After all, professors want to mark high-quality essays written by well-prepared students! This heads-up gives you a great chance to prepare for the exam. If you have the time, consider mapping out a possible essay in point form before the day of the exam arrives.
Come up with a thesis: The thesis is the central point or argument that you want to make. A clear thesis is essential for a focused essay—you should keep referring back to it as you write.
In longer essays, you can end the introduction by briefly describing what will be covered in each part of the essay. This guides the reader through your structure and gives a preview of how your argument will develop.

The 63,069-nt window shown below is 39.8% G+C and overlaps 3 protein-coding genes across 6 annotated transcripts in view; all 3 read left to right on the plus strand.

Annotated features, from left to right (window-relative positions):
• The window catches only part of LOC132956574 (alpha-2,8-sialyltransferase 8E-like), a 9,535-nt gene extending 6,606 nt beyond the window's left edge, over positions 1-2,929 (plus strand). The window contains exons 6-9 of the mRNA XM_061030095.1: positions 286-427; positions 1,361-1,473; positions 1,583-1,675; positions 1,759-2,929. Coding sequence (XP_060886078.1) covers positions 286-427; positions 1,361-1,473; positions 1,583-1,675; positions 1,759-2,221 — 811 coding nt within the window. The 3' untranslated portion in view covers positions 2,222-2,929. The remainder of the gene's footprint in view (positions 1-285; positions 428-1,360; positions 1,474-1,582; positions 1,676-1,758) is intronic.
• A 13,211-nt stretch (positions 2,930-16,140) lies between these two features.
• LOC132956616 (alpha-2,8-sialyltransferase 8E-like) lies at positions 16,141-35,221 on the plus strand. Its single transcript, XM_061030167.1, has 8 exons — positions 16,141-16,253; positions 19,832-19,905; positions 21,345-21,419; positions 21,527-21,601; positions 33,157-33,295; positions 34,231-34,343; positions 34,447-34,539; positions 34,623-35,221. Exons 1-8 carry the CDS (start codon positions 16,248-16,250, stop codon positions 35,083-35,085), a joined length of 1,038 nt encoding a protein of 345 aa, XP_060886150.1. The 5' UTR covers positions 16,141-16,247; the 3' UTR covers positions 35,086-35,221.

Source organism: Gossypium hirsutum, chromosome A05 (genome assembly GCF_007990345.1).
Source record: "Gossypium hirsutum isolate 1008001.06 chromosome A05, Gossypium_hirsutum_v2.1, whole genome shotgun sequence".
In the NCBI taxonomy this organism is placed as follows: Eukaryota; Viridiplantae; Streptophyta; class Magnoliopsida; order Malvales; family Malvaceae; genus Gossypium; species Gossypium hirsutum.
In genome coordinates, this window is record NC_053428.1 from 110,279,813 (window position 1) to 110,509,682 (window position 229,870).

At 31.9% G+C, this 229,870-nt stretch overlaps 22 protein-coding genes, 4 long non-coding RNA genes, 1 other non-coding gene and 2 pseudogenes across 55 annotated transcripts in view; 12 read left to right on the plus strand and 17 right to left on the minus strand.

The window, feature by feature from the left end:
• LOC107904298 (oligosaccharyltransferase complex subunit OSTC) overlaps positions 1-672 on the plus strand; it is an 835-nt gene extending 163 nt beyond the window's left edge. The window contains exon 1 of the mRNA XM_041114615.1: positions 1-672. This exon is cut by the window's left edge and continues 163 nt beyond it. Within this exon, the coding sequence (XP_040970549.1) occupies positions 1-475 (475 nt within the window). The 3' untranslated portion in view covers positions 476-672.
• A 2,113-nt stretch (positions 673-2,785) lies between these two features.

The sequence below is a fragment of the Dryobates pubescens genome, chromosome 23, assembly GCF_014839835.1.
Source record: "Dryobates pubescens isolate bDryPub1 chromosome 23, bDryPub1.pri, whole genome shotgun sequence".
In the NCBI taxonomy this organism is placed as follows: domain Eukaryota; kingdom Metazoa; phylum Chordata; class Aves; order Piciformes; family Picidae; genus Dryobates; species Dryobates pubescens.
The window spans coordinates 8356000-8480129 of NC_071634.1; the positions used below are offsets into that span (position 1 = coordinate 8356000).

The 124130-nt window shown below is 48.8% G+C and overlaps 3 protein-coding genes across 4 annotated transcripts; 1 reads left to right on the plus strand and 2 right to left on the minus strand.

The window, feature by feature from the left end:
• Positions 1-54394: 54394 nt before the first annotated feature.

You should formulate your thesis statement—the central argument you`re going to make. The thesis statement provides focus and signals your position on the topic. It is usually one or two sentences long.
Become familiar with the course content. If the professor hasn`t told you in advance what a timed essay prompt will be, it can be intimidating to think that you will have to write about a subject you`ve never seen before.
Perfecting paragraphs is a time-consuming process, and, if you spend too much time editing before the essay is finished, you might have to rush through the last few sections or leave them out entirely. For this reason, it`s best to focus on producing a complete first draft before you worry about edits and revisions.